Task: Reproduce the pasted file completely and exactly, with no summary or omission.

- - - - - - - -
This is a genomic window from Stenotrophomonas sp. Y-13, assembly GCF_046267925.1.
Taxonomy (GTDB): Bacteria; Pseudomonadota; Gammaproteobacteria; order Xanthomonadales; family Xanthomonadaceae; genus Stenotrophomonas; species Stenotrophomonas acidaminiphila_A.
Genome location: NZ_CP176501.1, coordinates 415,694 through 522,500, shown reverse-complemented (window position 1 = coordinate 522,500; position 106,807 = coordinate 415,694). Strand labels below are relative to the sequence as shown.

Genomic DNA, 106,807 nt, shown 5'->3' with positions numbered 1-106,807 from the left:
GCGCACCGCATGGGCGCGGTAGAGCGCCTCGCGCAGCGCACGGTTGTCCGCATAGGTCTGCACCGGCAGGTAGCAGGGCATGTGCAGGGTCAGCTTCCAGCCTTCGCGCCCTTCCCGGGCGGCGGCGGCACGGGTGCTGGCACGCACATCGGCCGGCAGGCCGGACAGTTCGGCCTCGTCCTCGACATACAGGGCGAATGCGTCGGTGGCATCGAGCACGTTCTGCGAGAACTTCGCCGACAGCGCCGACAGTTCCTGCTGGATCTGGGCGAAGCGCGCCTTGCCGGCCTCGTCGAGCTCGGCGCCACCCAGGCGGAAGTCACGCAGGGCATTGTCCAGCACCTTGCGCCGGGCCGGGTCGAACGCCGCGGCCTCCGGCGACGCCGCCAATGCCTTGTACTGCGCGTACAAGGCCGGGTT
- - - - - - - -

This is a genomic window from Stenotrophomonas sp. Y-13, assembly GCF_046267925.1.
Taxonomy (GTDB): Bacteria; Pseudomonadota; Gammaproteobacteria; order Xanthomonadales; family Xanthomonadaceae; genus Stenotrophomonas; species Stenotrophomonas acidaminiphila_A.
Genome location: NZ_CP176501.1, coordinates 415,694 through 522,500, shown reverse-complemented (window position 1 = coordinate 522,500; position 106,807 = coordinate 415,694). Strand labels below are relative to the sequence as shown.

Genomic DNA, 106,807 nt, shown 5'->3' with positions numbered 1-106,807 from the left:
GCGCACCGCATGGGCGCGGTAGAGCGCCTCGCGCAGCGCACGGTTGTCCGCATAGGTCTGCACCGGCAGGTAGCAGGGCATGTGCAGGGTCAGCTTCCAGCCTTCGCGCCCTTCCCGGGCGGCGGCGGCACGGGTGCTGGCACGCACATCGGCCGGCAGGCCGGACAGTTCGGCCTCGTCCTCGACATACAGGGCGAATGCGTCGGTGGCATCGAGCACGTTCTGCGAGAACTTCGCCGACAGCGCCGACAGTTCCTGCTGGATCTGGGCGAAGCGCGCCTTGCCGGCCTCGTCGAGCTCGGCGCCACCCAGGCGGAAGTCACGCAGGGCATTGTCCAGCACCTTGCGCCGGGCCGGGTCGAACGCCGCGGCCTCCGGCGACGCCGCCAATGCCTTGTACTGCGCGTACAAGGCCGGGTT